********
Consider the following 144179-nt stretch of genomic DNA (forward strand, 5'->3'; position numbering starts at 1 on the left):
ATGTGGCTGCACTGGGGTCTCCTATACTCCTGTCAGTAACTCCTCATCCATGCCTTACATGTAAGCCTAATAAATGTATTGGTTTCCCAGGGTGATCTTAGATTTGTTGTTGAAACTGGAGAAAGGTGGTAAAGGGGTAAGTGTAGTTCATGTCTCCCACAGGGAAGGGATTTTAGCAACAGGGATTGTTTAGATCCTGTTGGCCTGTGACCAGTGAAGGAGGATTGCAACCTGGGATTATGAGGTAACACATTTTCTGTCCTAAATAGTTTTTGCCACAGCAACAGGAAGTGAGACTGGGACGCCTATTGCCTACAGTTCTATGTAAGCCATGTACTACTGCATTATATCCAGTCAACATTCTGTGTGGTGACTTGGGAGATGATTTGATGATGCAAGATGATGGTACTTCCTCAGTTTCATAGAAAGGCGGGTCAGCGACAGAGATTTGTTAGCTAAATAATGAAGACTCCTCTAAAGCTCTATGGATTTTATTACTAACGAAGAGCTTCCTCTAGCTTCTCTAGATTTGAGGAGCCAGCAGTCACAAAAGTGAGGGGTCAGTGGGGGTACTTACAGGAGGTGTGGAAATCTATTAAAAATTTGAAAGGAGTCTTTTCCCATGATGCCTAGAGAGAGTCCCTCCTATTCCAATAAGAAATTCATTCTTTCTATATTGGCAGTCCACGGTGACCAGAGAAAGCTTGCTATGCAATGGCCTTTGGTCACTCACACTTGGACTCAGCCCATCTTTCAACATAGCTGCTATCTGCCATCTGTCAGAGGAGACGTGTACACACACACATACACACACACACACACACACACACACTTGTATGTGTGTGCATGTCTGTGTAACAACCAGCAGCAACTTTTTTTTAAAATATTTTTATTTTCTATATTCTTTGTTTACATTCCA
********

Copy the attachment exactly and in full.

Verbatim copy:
Consider the following 144179-nt stretch of genomic DNA (forward strand, 5'->3'; position numbering starts at 1 on the left):
ATGTGGCTGCACTGGGGTCTCCTATACTCCTGTCAGTAACTCCTCATCCATGCCTTACATGTAAGCCTAATAAATGTATTGGTTTCCCAGGGTGATCTTAGATTTGTTGTTGAAACTGGAGAAAGGTGGTAAAGGGGTAAGTGTAGTTCATGTCTCCCACAGGGAAGGGATTTTAGCAACAGGGATTGTTTAGATCCTGTTGGCCTGTGACCAGTGAAGGAGGATTGCAACCTGGGATTATGAGGTAACACATTTTCTGTCCTAAATAGTTTTTGCCACAGCAACAGGAAGTGAGACTGGGACGCCTATTGCCTACAGTTCTATGTAAGCCATGTACTACTGCATTATATCCAGTCAACATTCTGTGTGGTGACTTGGGAGATGATTTGATGATGCAAGATGATGGTACTTCCTCAGTTTCATAGAAAGGCGGGTCAGCGACAGAGATTTGTTAGCTAAATAATGAAGACTCCTCTAAAGCTCTATGGATTTTATTACTAACGAAGAGCTTCCTCTAGCTTCTCTAGATTTGAGGAGCCAGCAGTCACAAAAGTGAGGGGTCAGTGGGGGTACTTACAGGAGGTGTGGAAATCTATTAAAAATTTGAAAGGAGTCTTTTCCCATGATGCCTAGAGAGAGTCCCTCCTATTCCAATAAGAAATTCATTCTTTCTATATTGGCAGTCCACGGTGACCAGAGAAAGCTTGCTATGCAATGGCCTTTGGTCACTCACACTTGGACTCAGCCCATCTTTCAACATAGCTGCTATCTGCCATCTGTCAGAGGAGACGTGTACACACACACATACACACACACACACACACACACACACTTGTATGTGTGTGCATGTCTGTGTAACAACCAGCAGCAACTTTTTTTTAAAATATTTTTATTTTCTATATTCTTTGTTTACATTCCA